Rozner: Nagy has Bears' Trubisky in line for huge contract
Just as they planned, it's all coming together for the Bears after 13 games.
In Year 5 of Ryan Pace's rebuild, Matt Nagy and Mitch Trubisky are just where they want to be.
Win or lose, this is always the mantra, where the process involves progress, and progress is a 7-6 record and a chance to run the table.
Regardless of what occurs the next three games, the Bears have won four of five and the program is skyrocketing after one-score victories over the Cowboys (6-7), Giants (2-10) and Lions (3-8-1) twice.
This is all the evidence they need to bring the entire crew back for a sixth a season, where a summer will be dominated again by talk of a Super Bowl.
It will also be an offseason for Trubisky to cash in on all the Nagy talking points, as if Nagy were his agent and driving up his client's price.
The head coach should really get a piece of the action.
What's most stunning is that Nagy talks about Trubisky as if he's a redshirt freshman at a Division III program, still learning the basics, and we must always remember the learning curve, lest we be cruel and unfair.
After three years in the NFL, Nagy talks about Trubisky's lack of college experience as if North Carolina didn't disclose this information on draft day.
So Nagy trumpets one good quarter out of four, or when Trubisky leads a drive, or hits an open receiver, or gets through progressions, or keeps his poise, or body language is good, or when he sees an opening and runs for a first down.
These are things rookie quarterbacks in the NFL do every Sunday, and David Blough did against the Bears in his first NFL start.
But when Trubisky does it three years into his NFL career, Nagy talks about him as the superstar they promised he would be.
And when he plays as he did Thursday night, he's headed for the Hall of Fame.
Nagy has no choice. He must sell Trubisky so that Pace can keep his job, and if Pace can keep his job then Nagy can keep his job, and if Nagy can keep his job, Trubisky can keep his.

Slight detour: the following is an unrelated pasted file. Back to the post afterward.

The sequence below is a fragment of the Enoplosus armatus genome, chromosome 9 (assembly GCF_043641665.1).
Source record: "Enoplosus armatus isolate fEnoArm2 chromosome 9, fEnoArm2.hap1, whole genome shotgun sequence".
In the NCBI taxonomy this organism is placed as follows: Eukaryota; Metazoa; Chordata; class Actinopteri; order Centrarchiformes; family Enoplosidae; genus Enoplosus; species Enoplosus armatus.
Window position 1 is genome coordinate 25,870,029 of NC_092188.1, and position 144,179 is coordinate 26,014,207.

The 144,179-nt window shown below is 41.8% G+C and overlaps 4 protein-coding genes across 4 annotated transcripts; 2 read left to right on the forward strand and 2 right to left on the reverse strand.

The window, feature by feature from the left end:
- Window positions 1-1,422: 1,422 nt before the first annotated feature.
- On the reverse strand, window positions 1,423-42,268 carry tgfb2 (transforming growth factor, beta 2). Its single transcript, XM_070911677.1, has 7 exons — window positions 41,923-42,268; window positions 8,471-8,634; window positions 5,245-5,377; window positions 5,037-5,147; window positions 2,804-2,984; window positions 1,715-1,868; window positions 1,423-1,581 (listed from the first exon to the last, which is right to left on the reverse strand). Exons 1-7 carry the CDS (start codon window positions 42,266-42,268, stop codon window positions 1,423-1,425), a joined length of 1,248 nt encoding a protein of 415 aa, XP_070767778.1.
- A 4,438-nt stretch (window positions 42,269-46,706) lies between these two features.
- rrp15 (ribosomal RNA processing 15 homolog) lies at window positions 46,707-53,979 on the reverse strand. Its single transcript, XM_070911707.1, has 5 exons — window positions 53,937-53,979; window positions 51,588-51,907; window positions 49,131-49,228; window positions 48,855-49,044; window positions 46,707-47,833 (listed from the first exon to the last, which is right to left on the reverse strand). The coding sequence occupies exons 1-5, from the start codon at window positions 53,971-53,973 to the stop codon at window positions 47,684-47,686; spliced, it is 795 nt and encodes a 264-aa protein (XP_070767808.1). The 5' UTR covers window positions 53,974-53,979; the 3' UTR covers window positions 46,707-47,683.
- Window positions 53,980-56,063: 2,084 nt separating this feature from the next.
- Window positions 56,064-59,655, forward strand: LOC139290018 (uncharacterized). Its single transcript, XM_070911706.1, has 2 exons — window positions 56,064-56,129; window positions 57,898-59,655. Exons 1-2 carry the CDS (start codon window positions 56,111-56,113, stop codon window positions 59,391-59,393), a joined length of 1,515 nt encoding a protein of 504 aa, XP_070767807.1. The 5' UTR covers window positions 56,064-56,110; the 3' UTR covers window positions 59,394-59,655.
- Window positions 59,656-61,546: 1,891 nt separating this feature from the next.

So they celebrate as if a combination of Joe Montana and Steve Young has just walked through the door.
You should be winning Super Bowls with a guy like that.
The bar is so low for Trubisky -- so unbelievably low -- that if he has a single good game, the headlines scream his arrival.
Nagy might, however, want to be a little more careful when he speaks because Trubisky's agent is listening, and if you're to believe Nagy's praise, Trubisky deserves Drew Brees money.
Seriously, Nagy is spending McCaskey family money every time he talks about his quarterback and Trubisky need not work knowing he'll earn only $4.4 million next season as part of his rookie contract.
Pace will also have at his disposal the fifth-year option, an average of the Top 10 salaries at the quarterback position, but if the QB is as good as Nagy always says he is, the Bears should be talking to Trubisky about a very large extension as one of the best quarterbacks in the game.
On the eve of his fourth season back in September, the Rams signed Jared Goff to a four-year, $134-million extension with a record $110 million guaranteed.
To hear Nagy is to know Trubisky is certainly worth more than that.
If he's as good as Nagy says after squeezing past these teams the last month, there should be no question anymore.
If he's as good as Nagy says, George McCaskey should be sitting down with the QB's agent and opening the vault before next season because this will only become more expensive for the Bears.
Trubisky has arrived and Nagy has left no doubt about that.
There is nothing left for Trubisky to prove so there is only one thing left to do.
In the words of Teddy KGB, "Pay him. Pay that man his money."